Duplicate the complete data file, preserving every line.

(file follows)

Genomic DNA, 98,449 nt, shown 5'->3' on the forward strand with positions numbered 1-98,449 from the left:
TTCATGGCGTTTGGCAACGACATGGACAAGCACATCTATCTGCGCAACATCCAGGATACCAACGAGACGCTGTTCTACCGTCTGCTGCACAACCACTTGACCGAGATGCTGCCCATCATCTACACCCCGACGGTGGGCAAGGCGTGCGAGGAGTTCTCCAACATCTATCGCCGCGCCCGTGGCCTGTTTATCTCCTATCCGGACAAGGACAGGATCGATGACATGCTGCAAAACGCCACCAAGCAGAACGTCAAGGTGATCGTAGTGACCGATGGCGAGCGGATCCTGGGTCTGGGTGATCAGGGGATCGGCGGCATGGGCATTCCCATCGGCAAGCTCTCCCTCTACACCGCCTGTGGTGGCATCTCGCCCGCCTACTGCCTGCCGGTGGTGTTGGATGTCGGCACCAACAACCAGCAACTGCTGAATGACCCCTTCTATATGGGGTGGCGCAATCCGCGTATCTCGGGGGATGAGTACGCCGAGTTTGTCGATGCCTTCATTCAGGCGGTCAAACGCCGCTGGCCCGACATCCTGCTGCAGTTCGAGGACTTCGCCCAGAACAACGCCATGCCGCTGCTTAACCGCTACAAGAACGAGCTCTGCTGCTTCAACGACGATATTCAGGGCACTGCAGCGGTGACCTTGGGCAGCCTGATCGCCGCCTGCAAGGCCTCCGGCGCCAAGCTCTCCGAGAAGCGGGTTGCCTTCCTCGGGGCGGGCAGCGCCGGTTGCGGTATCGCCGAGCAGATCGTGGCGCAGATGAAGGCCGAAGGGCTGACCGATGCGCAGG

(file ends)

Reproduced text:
Genomic DNA, 98,449 nt, shown 5'->3' on the forward strand with positions numbered 1-98,449 from the left:
TTCATGGCGTTTGGCAACGACATGGACAAGCACATCTATCTGCGCAACATCCAGGATACCAACGAGACGCTGTTCTACCGTCTGCTGCACAACCACTTGACCGAGATGCTGCCCATCATCTACACCCCGACGGTGGGCAAGGCGTGCGAGGAGTTCTCCAACATCTATCGCCGCGCCCGTGGCCTGTTTATCTCCTATCCGGACAAGGACAGGATCGATGACATGCTGCAAAACGCCACCAAGCAGAACGTCAAGGTGATCGTAGTGACCGATGGCGAGCGGATCCTGGGTCTGGGTGATCAGGGGATCGGCGGCATGGGCATTCCCATCGGCAAGCTCTCCCTCTACACCGCCTGTGGTGGCATCTCGCCCGCCTACTGCCTGCCGGTGGTGTTGGATGTCGGCACCAACAACCAGCAACTGCTGAATGACCCCTTCTATATGGGGTGGCGCAATCCGCGTATCTCGGGGGATGAGTACGCCGAGTTTGTCGATGCCTTCATTCAGGCGGTCAAACGCCGCTGGCCCGACATCCTGCTGCAGTTCGAGGACTTCGCCCAGAACAACGCCATGCCGCTGCTTAACCGCTACAAGAACGAGCTCTGCTGCTTCAACGACGATATTCAGGGCACTGCAGCGGTGACCTTGGGCAGCCTGATCGCCGCCTGCAAGGCCTCCGGCGCCAAGCTCTCCGAGAAGCGGGTTGCCTTCCTCGGGGCGGGCAGCGCCGGTTGCGGTATCGCCGAGCAGATCGTGGCGCAGATGAAGGCCGAAGGGCTGACCGATGCGCAGG